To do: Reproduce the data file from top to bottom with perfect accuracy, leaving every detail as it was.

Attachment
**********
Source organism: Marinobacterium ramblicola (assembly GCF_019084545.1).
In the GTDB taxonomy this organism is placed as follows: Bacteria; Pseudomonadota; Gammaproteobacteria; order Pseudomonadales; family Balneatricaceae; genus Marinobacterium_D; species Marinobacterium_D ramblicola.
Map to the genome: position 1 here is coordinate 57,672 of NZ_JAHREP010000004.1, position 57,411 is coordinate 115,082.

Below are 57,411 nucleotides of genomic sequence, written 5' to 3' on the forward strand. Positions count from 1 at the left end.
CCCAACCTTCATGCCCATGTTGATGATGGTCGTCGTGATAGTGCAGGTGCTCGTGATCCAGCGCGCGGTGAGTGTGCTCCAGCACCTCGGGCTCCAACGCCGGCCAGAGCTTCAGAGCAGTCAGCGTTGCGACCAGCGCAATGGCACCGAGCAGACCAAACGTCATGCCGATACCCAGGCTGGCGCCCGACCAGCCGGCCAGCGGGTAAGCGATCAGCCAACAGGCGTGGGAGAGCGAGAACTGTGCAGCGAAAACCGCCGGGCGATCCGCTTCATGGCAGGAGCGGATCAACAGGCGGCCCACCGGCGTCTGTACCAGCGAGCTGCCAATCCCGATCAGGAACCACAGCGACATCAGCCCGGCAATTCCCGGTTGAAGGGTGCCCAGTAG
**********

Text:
Source organism: Marinobacterium ramblicola (assembly GCF_019084545.1).
In the GTDB taxonomy this organism is placed as follows: Bacteria; Pseudomonadota; Gammaproteobacteria; order Pseudomonadales; family Balneatricaceae; genus Marinobacterium_D; species Marinobacterium_D ramblicola.
Map to the genome: position 1 here is coordinate 57,672 of NZ_JAHREP010000004.1, position 57,411 is coordinate 115,082.

Below are 57,411 nucleotides of genomic sequence, written 5' to 3' on the forward strand. Positions count from 1 at the left end.
CCCAACCTTCATGCCCATGTTGATGATGGTCGTCGTGATAGTGCAGGTGCTCGTGATCCAGCGCGCGGTGAGTGTGCTCCAGCACCTCGGGCTCCAACGCCGGCCAGAGCTTCAGAGCAGTCAGCGTTGCGACCAGCGCAATGGCACCGAGCAGACCAAACGTCATGCCGATACCCAGGCTGGCGCCCGACCAGCCGGCCAGCGGGTAAGCGATCAGCCAACAGGCGTGGGAGAGCGAGAACTGTGCAGCGAAAACCGCCGGGCGATCCGCTTCATGGCAGGAGCGGATCAACAGGCGGCCCACCGGCGTCTGTACCAGCGAGCTGCCAATCCCGATCAGGAACCACAGCGACATCAGCCCGGCAATTCCCGGTTGAAGGGTGCCCAGTAG